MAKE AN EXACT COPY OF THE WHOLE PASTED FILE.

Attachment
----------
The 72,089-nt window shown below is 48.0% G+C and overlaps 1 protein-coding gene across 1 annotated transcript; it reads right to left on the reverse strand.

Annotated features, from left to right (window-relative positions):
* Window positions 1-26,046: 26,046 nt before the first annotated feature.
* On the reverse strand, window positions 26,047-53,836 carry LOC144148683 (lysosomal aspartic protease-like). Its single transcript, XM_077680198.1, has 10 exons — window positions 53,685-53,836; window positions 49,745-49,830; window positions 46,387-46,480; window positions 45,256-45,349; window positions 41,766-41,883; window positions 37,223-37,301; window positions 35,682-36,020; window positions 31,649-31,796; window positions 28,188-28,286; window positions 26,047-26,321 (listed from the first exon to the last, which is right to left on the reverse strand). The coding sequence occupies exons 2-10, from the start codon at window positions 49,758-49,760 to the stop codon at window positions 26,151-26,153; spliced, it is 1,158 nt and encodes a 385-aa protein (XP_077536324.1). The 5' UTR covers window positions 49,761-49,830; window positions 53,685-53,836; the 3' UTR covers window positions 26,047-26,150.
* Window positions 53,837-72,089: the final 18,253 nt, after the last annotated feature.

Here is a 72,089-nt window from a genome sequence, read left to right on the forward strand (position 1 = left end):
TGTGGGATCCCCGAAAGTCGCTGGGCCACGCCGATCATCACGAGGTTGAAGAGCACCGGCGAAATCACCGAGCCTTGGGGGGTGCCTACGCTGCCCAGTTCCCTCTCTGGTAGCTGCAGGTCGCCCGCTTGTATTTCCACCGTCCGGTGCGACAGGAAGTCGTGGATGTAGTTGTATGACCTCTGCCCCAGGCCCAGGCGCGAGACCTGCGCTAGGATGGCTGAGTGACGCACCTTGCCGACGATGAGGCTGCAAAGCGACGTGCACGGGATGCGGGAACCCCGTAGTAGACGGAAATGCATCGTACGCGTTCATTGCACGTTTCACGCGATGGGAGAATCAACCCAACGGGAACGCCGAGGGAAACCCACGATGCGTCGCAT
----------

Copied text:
The 72,089-nt window shown below is 48.0% G+C and overlaps 1 protein-coding gene across 1 annotated transcript; it reads right to left on the reverse strand.

Annotated features, from left to right (window-relative positions):
* Window positions 1-26,046: 26,046 nt before the first annotated feature.
* On the reverse strand, window positions 26,047-53,836 carry LOC144148683 (lysosomal aspartic protease-like). Its single transcript, XM_077680198.1, has 10 exons — window positions 53,685-53,836; window positions 49,745-49,830; window positions 46,387-46,480; window positions 45,256-45,349; window positions 41,766-41,883; window positions 37,223-37,301; window positions 35,682-36,020; window positions 31,649-31,796; window positions 28,188-28,286; window positions 26,047-26,321 (listed from the first exon to the last, which is right to left on the reverse strand). The coding sequence occupies exons 2-10, from the start codon at window positions 49,758-49,760 to the stop codon at window positions 26,151-26,153; spliced, it is 1,158 nt and encodes a 385-aa protein (XP_077536324.1). The 5' UTR covers window positions 49,761-49,830; window positions 53,685-53,836; the 3' UTR covers window positions 26,047-26,150.
* Window positions 53,837-72,089: the final 18,253 nt, after the last annotated feature.

Here is a 72,089-nt window from a genome sequence, read left to right on the forward strand (position 1 = left end):
TGTGGGATCCCCGAAAGTCGCTGGGCCACGCCGATCATCACGAGGTTGAAGAGCACCGGCGAAATCACCGAGCCTTGGGGGGTGCCTACGCTGCCCAGTTCCCTCTCTGGTAGCTGCAGGTCGCCCGCTTGTATTTCCACCGTCCGGTGCGACAGGAAGTCGTGGATGTAGTTGTATGACCTCTGCCCCAGGCCCAGGCGCGAGACCTGCGCTAGGATGGCTGAGTGACGCACCTTGCCGACGATGAGGCTGCAAAGCGACGTGCACGGGATGCGGGAACCCCGTAGTAGACGGAAATGCATCGTACGCGTTCATTGCACGTTTCACGCGATGGGAGAATCAACCCAACGGGAACGCCGAGGGAAACCCACGATGCGTCGCAT